Each time our boat needs a fresh bottom job we’re faced with the same questions: What’s the best, most cost-effective paint to protect the hull, yet do the least harm to the environment? Is more expensive, better quality paint a better deal when factoring in costs for hauling, hull prep and application, plus environmental concerns?
Following research, only one answer is clear: the best bottom paint for our boat may not be the best for your boat. The choice of hull paint depends on the boat’s use, location and cleaning/maintenance regimen. A boat that’s used for racing likely needs a different paint from a cruising or fishing vessel or dock queen.
Most boaters, I’ve noticed, really care about the environment. We want the water to be safe for aquatic creatures to thrive and humans to enjoy. Yet improving water cleanliness means reducing toxins, including the biocides used in bottom or antifouling paints to deter growth and adhesion of marine organisms on the hull.
Copper, the most common biocide, works by slowly leaching out, inhibiting growth but consequently degrading water quality. Gradually, to help clean up polluted waters, the amount of copper government regulations permit is diminishing. Many paints, including previous more durable paints, are no longer on the market.
Recently, to learn the latest in antifouling paint and to request tips on selecting paints, I visited Karen Holman, principal of the Planning and Green Port Department at the Port of San Diego, and Stephanie Bauer, their senior environmental specialist who focuses on bottom paint.
The good news they shared is that, with the reduction in allowable copper, major marine paint manufacturers have developed new products that are much better for the environment, including biocide-free paints. The Port commissioned studies to gauge their effectiveness and determined that a number of non-copper-based paints performed well. These studies are available on their website, portofsandiego.org, under the Environment and Green Port tabs, along with a brochure on selecting an alternative hull paint.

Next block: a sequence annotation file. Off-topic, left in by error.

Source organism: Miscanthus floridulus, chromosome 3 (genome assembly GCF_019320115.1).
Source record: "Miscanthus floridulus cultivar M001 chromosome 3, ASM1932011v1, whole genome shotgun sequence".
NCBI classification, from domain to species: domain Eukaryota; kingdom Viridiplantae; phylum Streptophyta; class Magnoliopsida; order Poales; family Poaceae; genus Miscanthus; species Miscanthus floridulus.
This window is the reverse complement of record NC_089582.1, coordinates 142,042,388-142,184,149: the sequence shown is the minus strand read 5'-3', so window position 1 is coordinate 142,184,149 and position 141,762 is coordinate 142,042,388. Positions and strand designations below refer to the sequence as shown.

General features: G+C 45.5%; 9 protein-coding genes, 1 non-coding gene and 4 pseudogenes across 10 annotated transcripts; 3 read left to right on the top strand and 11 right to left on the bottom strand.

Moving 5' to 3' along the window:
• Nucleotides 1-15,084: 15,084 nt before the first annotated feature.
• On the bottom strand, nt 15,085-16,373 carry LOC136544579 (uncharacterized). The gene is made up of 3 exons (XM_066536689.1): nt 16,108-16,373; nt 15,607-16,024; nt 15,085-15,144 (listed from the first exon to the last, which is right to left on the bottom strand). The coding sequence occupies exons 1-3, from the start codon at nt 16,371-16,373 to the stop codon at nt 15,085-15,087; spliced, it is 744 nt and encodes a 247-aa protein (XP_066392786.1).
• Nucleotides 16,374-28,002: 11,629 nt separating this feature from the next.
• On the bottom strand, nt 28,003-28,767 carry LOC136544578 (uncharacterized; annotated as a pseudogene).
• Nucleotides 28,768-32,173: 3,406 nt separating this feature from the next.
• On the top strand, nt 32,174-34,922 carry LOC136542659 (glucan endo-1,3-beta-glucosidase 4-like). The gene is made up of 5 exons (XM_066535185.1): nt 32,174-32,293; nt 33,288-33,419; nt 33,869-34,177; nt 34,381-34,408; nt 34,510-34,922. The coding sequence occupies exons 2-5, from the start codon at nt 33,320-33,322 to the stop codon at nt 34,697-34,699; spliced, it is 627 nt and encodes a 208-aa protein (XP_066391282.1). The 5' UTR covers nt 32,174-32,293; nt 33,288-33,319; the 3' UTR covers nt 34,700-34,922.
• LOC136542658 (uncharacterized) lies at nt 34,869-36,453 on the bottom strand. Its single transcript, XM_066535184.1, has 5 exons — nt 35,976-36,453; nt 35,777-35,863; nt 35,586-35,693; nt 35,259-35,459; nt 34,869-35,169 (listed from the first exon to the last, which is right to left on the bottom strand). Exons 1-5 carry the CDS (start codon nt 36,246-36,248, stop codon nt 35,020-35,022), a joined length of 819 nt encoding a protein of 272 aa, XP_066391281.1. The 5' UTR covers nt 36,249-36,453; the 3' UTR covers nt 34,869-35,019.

“The most beneficial for the environment is the non-biocide paint,” Bauer said, adding that it may be not appropriate – yet – for every boat. While the paints are steadily improving in quality, they remain more costly but may last as long as five to 10 years, compared to two to three years for traditional paints. As California Professional Divers Association President Bill Rocco explained, they also require more frequent cleaning.
With over 50 antifouling paints suitable for and commonly used in Southern California, how do you choose?
Holman and Bauer agreed the best recommendations come from traditional sources: fellow boaters, the diver cleaning your hull, boatyard managers working with bottom paints and knowledgeable paint company representatives familiar with SoCal waters.
Key, of course, is finding a boatyard you can trust and asking a lot of questions. Enquire about paint application and the required number of coats.
“Ask for a paint recommendation and see if they’re open to trying something new (an alternative hull paint). The more questions you ask the more likely the boatyards are to offer more information,” Bauer said.
“If customers don’t ask, they’ll go with the basic (bottom paint) package,” Holman added. While this could be cost-effective, there may be a better choice for your boat and our beloved waters.
Following a chat with our diver and online research, we selected a more durable, higher quality paint.
To learn more, read the Port of San Diego’s brochure Boater’s Guide to Using Hull Paint in California, available at dbw.ca.gov, BoatUS Magazine’s article on “The Lowdown on Bottom Paint” and the West Marine catalog’s overview and comparisons of bottom paints.